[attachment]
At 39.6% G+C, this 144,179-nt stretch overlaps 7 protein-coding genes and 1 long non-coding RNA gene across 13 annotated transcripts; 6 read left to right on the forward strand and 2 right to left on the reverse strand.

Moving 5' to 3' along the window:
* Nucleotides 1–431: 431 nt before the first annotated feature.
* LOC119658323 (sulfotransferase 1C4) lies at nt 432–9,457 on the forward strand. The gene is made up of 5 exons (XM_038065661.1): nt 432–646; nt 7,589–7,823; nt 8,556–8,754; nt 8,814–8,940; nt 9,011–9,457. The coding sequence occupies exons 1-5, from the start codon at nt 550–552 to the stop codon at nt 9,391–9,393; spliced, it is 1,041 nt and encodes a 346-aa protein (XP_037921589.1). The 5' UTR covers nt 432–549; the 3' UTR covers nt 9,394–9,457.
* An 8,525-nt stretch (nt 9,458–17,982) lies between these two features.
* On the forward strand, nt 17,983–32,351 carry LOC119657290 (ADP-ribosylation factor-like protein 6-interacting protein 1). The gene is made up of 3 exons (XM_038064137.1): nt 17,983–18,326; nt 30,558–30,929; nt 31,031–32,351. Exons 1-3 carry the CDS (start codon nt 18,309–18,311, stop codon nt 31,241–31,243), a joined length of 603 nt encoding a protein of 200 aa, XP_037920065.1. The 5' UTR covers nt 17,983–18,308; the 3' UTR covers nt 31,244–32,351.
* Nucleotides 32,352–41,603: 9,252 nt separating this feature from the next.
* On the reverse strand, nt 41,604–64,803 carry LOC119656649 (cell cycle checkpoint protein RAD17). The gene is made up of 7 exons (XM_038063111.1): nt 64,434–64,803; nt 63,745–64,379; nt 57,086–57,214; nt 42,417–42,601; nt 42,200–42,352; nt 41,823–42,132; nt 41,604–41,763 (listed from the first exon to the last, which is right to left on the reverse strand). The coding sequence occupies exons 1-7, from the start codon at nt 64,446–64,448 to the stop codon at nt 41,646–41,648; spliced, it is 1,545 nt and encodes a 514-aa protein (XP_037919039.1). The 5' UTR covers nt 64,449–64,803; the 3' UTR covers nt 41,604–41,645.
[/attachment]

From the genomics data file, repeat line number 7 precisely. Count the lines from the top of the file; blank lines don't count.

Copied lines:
* Nucleotides 32,352–41,603: 9,252 nt separating this feature from the next.